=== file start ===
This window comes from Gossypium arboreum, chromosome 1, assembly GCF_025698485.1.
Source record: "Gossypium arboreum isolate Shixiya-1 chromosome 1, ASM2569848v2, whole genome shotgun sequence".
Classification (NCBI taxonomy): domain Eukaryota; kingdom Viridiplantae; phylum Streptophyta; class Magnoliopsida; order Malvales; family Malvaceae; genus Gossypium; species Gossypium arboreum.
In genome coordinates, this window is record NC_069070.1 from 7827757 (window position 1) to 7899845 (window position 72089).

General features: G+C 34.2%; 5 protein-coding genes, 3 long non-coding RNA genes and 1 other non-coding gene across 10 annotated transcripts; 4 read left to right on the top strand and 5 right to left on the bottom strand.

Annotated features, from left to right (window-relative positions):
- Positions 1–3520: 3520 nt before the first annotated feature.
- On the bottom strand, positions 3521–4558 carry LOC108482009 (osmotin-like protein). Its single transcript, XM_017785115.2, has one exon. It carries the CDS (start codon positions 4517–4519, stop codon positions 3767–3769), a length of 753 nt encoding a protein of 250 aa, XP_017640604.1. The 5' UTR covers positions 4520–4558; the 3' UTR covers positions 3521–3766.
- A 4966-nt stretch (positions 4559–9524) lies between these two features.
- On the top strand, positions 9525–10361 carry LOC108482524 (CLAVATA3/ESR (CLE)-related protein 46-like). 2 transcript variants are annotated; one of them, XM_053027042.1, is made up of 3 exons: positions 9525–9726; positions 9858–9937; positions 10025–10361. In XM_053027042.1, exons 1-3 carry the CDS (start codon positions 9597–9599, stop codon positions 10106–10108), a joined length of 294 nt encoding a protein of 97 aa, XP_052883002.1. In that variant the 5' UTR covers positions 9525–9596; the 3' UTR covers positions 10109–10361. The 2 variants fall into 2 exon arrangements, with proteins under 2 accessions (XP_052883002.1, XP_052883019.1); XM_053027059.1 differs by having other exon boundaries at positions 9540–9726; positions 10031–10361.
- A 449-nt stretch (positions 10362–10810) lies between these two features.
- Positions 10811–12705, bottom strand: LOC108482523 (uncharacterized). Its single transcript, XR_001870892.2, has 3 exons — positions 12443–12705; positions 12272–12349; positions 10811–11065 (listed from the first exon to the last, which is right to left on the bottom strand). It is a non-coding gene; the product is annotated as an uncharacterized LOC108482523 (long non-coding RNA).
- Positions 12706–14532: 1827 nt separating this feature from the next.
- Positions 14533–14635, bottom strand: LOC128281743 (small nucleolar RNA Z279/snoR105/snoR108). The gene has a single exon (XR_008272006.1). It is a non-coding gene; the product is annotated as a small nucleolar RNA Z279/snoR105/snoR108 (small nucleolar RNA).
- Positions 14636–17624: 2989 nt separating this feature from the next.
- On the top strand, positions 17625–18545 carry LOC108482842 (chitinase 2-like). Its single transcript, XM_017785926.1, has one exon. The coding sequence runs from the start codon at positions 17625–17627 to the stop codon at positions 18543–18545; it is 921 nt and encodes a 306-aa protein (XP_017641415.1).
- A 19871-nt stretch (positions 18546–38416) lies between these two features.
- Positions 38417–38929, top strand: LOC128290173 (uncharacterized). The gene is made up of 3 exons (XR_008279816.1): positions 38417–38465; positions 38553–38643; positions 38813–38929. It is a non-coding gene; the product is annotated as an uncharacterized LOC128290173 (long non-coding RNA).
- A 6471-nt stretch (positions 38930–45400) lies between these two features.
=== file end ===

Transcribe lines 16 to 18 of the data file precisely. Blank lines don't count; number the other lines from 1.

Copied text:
- On the top strand, positions 17625–18545 carry LOC108482842 (chitinase 2-like). Its single transcript, XM_017785926.1, has one exon. The coding sequence runs from the start codon at positions 17625–17627 to the stop codon at positions 18543–18545; it is 921 nt and encodes a 306-aa protein (XP_017641415.1).
- A 19871-nt stretch (positions 18546–38416) lies between these two features.
- Positions 38417–38929, top strand: LOC128290173 (uncharacterized). The gene is made up of 3 exons (XR_008279816.1): positions 38417–38465; positions 38553–38643; positions 38813–38929. It is a non-coding gene; the product is annotated as an uncharacterized LOC128290173 (long non-coding RNA).